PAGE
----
However, none of this evidence of Scottish settlement made Nova Scotia a “Scotland of the New World.” According to the 1921 census, the 148,000 Nova Scotians of “Scottish origin” represented just over 28 per cent of the provincial population of 523,837. They were outnumbered by 202,106 Nova Scotians of “English origin,” representing about 39 per cent of the total population. The remaining 173,731 Nova Scotians were assigned a wide range of “principal origins” by the census: Irish, French (i.e. Acadian), German, Black, “Indians,” and others. Not only was Nova Scotia not predominantly Scottish, but it was also not the most Scottish of Canadian provinces: Prince Edward Islanders of Scottish origin accounted for a larger percentage of their province’s population; 465,400 Ontarians of Scottish origin were about three times more numerous than those of Nova Scotia….
Nova Scotia “became Scottish” in the second quarter of the 20th century. Before then, no single vocabulary of “Nova Scotianness” was in use. Somehow, in little over three decades, a collection of hazy generalizations and ethnic stereotypes about Nova Scotians was transformed into a natural and obvious “commonsense” about Nova Scotia’s identity. Why was tartanism triumphant? The broad answer is that it was part of an international anti-modernist wave, a local version of a general middle-class search for something outside and better than the crisis-ridden modern world it inhabited. The narrow answer is that tartanism was triumphant because Premier Angus L. Macdonald, convinced of certain self-evident truths—the truths of his own particularly romantic and essentialist reading of the Scottish tradition, and of the redemptive role of tourism—used the state’s cultural power to fuse these two truths into one commanding commonsense.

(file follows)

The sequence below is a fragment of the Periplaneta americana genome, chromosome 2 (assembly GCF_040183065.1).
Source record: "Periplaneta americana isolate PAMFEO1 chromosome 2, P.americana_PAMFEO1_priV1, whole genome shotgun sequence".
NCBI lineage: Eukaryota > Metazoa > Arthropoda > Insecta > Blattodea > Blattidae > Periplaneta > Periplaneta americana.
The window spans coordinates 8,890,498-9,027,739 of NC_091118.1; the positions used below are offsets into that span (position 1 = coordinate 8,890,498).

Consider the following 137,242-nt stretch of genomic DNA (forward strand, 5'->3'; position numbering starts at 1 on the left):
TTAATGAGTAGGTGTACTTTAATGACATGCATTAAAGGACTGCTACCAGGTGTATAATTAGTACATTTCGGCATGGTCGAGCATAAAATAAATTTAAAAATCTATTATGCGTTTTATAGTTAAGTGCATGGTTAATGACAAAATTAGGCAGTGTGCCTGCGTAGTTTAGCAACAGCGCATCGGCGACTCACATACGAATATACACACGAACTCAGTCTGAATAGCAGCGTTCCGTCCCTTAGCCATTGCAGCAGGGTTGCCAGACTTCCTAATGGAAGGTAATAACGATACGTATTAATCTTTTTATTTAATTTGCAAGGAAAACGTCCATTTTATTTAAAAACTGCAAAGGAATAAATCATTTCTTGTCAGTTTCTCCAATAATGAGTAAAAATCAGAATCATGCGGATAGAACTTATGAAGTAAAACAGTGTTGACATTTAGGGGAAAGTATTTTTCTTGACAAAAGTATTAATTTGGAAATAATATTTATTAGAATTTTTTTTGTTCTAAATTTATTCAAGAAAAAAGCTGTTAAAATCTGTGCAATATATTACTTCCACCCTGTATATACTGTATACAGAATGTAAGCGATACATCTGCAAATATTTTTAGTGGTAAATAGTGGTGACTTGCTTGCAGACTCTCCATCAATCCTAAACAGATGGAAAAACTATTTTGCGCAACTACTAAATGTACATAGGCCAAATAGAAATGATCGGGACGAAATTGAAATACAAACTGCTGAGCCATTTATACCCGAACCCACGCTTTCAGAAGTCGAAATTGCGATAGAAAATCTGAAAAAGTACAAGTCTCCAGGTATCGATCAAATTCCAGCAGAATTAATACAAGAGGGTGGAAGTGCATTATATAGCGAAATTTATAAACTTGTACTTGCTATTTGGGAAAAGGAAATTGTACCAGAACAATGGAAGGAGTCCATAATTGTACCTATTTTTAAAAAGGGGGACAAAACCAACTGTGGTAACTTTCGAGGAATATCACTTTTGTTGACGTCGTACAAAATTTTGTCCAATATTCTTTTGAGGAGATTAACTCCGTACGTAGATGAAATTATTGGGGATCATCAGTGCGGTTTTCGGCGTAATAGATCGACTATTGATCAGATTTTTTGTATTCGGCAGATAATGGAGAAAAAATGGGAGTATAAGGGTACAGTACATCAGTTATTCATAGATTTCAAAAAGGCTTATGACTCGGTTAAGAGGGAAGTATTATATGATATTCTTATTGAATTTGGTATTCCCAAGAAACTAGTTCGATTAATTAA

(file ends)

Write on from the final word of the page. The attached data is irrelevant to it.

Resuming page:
I have fond memories of the Gaelic-reared elders who enriched and guided my first years in Cape Breton, but we risk selling short the rich mix of cultures—Yiddish, Caribbean, Eastern European, Newfoundlander, South Asian, Yankee, African-American, Mi’kmaq, Acadian, English, and Hessian—who contributed to modern Nova Scotia. To say nothing of the Farsi, Mandarin, and Tagalog speakers we fervently hope will contribute to our 21st Century.
A rare bird just doesn’t stand much of a chance in Nova Scotia these days. Too many capable birders are out scouring fields and shorelines, Pentaxes and Nikons in hand, for a Crested Caracara, Eurasian Kestrel, or Eastern Towhee to escape notice for long.
At 8:30 Sunday morning, Peggy Scanlan spotted a Glossy Ibis feeding at Waterside Beach Provincial Park. Normally resident in Florida and the Caribbean, the bird has vagrant status in Nova Scotia—meaning it’s a very occasional summer visitor.
Peggy’s Ibis was soon joined by eight others. When she posted photos on the Nova Scotia Bird Society’s Facebook page and the Nova Scotia Rare Bird Alert Yahoo group shortly after 1 p.m., fellow birder Eric Mills pointed out that one of these Ibises is not like the others. You can spot the different bird front and centre in the photo above. Here’s a better look:
The white fringe surrounding this bird’s face, together with the grey bill and reddish legs, marked it as a closely related White-Faced Ibis, a much rarer visitor to Nova Scotia, normally resident in the southwestern US, Mexico, and South America.
This is a great time of year to keep an eye out for birds in Nova Scotia, as so many species are making their annual summer trek to the province. And a bird needn’t be rare to cast its spell.
On distribution maps for the Eastern Towhee, the summer range runs out about halfway up the Maine Coast. But for the last few days, a rare spring visitor has been hanging around Point Pleasant Park in Halifax. My man Joshua sent me this image.
A furtive bird of the undergrowth, the towhee [pronounced: TOE-hee] has been scrounging for sunflower seeds under a feeder in the park. It’s best found in the early morning, just past the grassy knoll.
Summer will come.
University of Ottawa law professor Michael Geist is Canada’s best-informed commentator on communications and technology law, but in his Toronto Star column yesterday, he stepped outside this field to opine on Nova Scotia’s Film Tax Credit fiasco.